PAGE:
But in a flash, I imagined myself as a little girl: shoulder-length, pale blond hair; wearing jean shorts and a t-shirt; swinging my legs against the wooden chair rails. My family sat around a square, wooden table, plates and cups in front of us, and tables stretching out across the restaurant. I remembered the decor of the restaurant: trees and deer painted on old saws, specifically. Kind of weird out of context, but totally appropriate there.

In that moment, I wondered if time travel wasn’t just a little bit possible. Maybe time truly isn’t linear; maybe time folds back over itself, and our memories are just ghosts of ourselves existing simultaneously in another dimension. Maybe while 25-year-old me sat in the writing center on a September afternoon, marking up a PTRW book review, six-year-old me was eating dinner with her parents and brother and swinging her legs against her chair while eating fried shrimp and French fries.

Maybe if I’d closed my eyes and fallen into the memory, I would have been six years old again. As long as I could have just as easily returned to 25, I would have enjoyed that bit of time travel. I remember the excitement of being six years old, when I would jump up and down and cheer because my parents agreed we could go to Crossroads for shrimp night instead of cooking dinner at home. Sometimes, 25-year-old Haley doesn’t get as excited about life’s little adventures as six-year-old Haley did.

Even if I didn’t actually time travel, that one memory has left my homesick since yesterday afternoon. I can’t explain why that memory came to me; nothing in a paper about The Gospel of Judas should have made me think of eating fried shrimp with my family as a little girl. Nonetheless, I’m grateful that even the most mundane memories are still vivid enough to insert themselves into my life at random moments. And maybe next time I visit my parents, I’ll take them out to dinner and get really excited about it.

#84: Antietam

Road trips are the traveler’s manifestation of a rite of passage. At least, it seems that way, if one reads enough books or watches enough films. Last year’s road trip to Boston was certainly epic and proved to me that extensive traveling didn’t have to be expensive or difficult. This year’s trip to Pennsylvania and Maryland reminded me that my own history is stretched out over more geography than the road between Greenville and the town where I grew up.

This year’s road trip was supposed to be 9 days of American history between D.C. and Philadelphia. Because of various incidents beyond our control, I spent 7 days on the road with Ticcoa, and Harvin joined us for several days in Pennsylvania, but did not travel with us for most of the trip. And we skipped D.C. altogether.

But I sort of got a bonus out of this year’s road trip. When Ticcoa and I were at Gettysburg, I flipped through a Civil War battlefields guidebook and realized that Sharpsburg, MD, wasn’t all that far south of Gettysburg…and definitely within a geographic range to visit on this trip, if we so desired. So I proposed a slight change to the plan: Ticcoa and I left Pennsylvania Saturday morning instead of Saturday evening and made the 3 hour journey southwest to Antietam National Battlefield.

Antietam is the bloodiest single-day battle in all of American history–not just the Civil War. In less than a 12-hour time span, 23,000 casualties occurred, including my great-great-great grandfather Harmon Reed Gambrell.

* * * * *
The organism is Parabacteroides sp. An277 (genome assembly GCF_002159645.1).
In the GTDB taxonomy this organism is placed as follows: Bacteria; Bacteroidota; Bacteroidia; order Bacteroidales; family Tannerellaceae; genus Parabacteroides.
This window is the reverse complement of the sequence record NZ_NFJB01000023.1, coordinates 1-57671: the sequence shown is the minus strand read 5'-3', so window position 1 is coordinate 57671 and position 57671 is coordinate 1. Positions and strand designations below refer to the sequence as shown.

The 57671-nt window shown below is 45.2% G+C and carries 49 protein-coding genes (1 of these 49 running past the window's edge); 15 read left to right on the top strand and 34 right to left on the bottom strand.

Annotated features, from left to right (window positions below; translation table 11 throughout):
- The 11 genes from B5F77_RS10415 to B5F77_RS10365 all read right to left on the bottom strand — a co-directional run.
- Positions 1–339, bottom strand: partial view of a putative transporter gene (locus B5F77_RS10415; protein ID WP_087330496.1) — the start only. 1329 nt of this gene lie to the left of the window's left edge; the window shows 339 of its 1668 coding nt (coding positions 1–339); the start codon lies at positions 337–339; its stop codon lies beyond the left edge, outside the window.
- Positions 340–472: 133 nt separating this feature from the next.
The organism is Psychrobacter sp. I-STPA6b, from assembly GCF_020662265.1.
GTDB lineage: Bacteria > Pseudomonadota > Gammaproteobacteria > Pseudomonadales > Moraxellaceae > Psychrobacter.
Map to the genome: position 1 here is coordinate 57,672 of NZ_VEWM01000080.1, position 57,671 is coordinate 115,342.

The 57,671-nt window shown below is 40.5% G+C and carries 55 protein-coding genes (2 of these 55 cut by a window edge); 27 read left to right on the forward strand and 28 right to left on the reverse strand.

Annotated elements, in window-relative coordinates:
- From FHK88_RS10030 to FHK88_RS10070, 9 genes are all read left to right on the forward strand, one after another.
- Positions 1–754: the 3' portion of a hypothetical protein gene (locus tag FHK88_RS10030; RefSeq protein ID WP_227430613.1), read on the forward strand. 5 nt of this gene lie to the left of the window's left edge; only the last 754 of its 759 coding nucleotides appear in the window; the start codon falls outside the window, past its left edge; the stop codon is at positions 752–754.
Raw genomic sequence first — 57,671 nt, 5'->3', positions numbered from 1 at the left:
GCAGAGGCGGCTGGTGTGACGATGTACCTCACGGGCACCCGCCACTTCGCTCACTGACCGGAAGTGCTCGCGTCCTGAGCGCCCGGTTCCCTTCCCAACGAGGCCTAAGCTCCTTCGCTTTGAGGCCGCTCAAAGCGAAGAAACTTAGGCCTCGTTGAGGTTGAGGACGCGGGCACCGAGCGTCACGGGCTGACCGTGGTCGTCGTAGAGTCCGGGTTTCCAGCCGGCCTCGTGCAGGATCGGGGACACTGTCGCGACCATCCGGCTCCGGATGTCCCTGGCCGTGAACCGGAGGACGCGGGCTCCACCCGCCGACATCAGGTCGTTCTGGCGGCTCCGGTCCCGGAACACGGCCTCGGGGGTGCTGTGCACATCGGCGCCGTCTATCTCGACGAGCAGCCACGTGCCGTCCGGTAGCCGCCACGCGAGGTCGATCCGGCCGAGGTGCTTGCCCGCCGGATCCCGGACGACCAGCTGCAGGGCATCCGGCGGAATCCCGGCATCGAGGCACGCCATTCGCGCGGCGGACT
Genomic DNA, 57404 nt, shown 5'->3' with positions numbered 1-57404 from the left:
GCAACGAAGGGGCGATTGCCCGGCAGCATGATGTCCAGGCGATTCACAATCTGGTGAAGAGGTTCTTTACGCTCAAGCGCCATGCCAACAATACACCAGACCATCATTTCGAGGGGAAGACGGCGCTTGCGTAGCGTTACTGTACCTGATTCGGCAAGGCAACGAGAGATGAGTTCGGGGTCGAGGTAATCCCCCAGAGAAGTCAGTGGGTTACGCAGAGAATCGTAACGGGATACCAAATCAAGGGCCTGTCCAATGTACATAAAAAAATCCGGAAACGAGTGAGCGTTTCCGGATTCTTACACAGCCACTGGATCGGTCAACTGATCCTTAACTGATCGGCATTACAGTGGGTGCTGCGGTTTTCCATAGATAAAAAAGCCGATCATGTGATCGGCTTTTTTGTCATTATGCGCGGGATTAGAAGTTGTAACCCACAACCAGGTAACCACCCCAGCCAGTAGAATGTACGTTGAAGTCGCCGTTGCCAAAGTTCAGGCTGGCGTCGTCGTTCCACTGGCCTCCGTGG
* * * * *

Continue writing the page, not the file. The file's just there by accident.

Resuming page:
I discovered that I had a Confederate soldier for an ancestor six years ago when I took a class on American folklore and was assigned a large family history project. I searched genealogy records and found out that my 47-year-old great-great-great grandpa left behind a wife and eight children to enlist. And he was one of only 3 men killed from his unit at Antietam, a tremendous surprise considering the overall number of casualties. Furthermore, he was the only rifleman actually killed in his unit on the day of the battle. The 1st man was a colorbearer killed early and the last man was killed by a Union sharpshooter the next day (according to accounts in the official Civil War Records). I’ve always wanted to visit Antietam, just to see the land where my grandfather died. Among a lineage of small-town farmers, a Confederate casualty stands out a bit, particularly since he died in such an epic battle.

When Ticcoa and I arrived at Antietam National Battlefield, I really had no hope of figuring out where his unit had been fighting. Because Antietam was a spontaneous addition to our trip, I had left all my records and information at home. I knew his name, that he was a private in the 1st South Carolina Rifles, and that he died on that day. But, truthfully, I had not uncovered very much more information. So we went to the visitors center and then started driving around to all the monuments and stops on the driving tour.

We saw Dunker Church, where much of the fighting took place, and then a place called “the bloody cornfield,” where I again wondered if this was where my grandfather had spent his last moments. But when we arrived at stop 5, the West Woods, a volunteer named Jim Buchanan walked up to us. The conversation went something like this:

Jim: “Are you from Boston?” (Note: I was wearing a Boston t-shirt. He’s not a mindreader.)

Me: “No, we’re actually from South Carolina.”

Jim: “Oh, really? We had a number of units from South Carolina fighting here.”

Me: “I know. My great-great-great grandfather died here during the battle.”

Jim: “Oh, really? Do you know his unit? We can probably figure out where he died.”

This was the moment where Ticcoa pulled out her video camera. She has footage of our conversation, which I haven’t seen yet, but I can imagine the wide-eyed look on my face. I had no idea, no expectation, that I would actually discover where my grandfather had been on all the miles and miles of farmland that is part of the national battlefield. But Jim pulled out his book, entitled The Maryland Campaign of September 1862, flipped to the back, looked up the 1st SC Rifles in the index, and was able to determine when and where my grandfather’s unit had been fighting. He then informed me that the battle of Antietam was incredibly well-documented, and someone has actually made maps of the troop movement down to the half-hour. After reading the account in the book, Jim pulled up maps from later in the afternoon, and I saw on the map when my grandfather entered the battle. He then unrolls his map, starts comparing the location to the park service map, and told me exactly how to find the hills where the 1st SC Rifles were fighting.